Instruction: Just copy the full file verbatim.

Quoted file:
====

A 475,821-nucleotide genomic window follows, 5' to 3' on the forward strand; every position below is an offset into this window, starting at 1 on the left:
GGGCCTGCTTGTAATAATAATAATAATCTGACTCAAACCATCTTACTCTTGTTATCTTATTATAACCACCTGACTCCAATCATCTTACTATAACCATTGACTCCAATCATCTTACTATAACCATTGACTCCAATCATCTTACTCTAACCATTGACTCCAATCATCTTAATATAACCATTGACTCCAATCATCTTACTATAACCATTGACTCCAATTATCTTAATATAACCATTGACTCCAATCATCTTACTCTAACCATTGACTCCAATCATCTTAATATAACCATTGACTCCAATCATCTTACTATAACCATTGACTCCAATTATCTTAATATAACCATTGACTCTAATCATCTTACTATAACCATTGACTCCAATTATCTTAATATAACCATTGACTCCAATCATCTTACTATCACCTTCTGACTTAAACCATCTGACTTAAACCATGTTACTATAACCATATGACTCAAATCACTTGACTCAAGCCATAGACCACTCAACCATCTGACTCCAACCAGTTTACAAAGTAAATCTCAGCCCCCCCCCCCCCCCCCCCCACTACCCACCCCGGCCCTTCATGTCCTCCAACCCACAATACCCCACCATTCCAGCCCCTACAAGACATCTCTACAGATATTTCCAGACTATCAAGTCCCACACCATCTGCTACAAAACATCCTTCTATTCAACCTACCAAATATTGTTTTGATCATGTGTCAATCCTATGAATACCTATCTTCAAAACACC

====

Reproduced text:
A 475,821-nucleotide genomic window follows, 5' to 3' on the forward strand; every position below is an offset into this window, starting at 1 on the left:
GGGCCTGCTTGTAATAATAATAATAATCTGACTCAAACCATCTTACTCTTGTTATCTTATTATAACCACCTGACTCCAATCATCTTACTATAACCATTGACTCCAATCATCTTACTATAACCATTGACTCCAATCATCTTACTCTAACCATTGACTCCAATCATCTTAATATAACCATTGACTCCAATCATCTTACTATAACCATTGACTCCAATTATCTTAATATAACCATTGACTCCAATCATCTTACTCTAACCATTGACTCCAATCATCTTAATATAACCATTGACTCCAATCATCTTACTATAACCATTGACTCCAATTATCTTAATATAACCATTGACTCTAATCATCTTACTATAACCATTGACTCCAATTATCTTAATATAACCATTGACTCCAATCATCTTACTATCACCTTCTGACTTAAACCATCTGACTTAAACCATGTTACTATAACCATATGACTCAAATCACTTGACTCAAGCCATAGACCACTCAACCATCTGACTCCAACCAGTTTACAAAGTAAATCTCAGCCCCCCCCCCCCCCCCCCCCACTACCCACCCCGGCCCTTCATGTCCTCCAACCCACAATACCCCACCATTCCAGCCCCTACAAGACATCTCTACAGATATTTCCAGACTATCAAGTCCCACACCATCTGCTACAAAACATCCTTCTATTCAACCTACCAAATATTGTTTTGATCATGTGTCAATCCTATGAATACCTATCTTCAAAACACC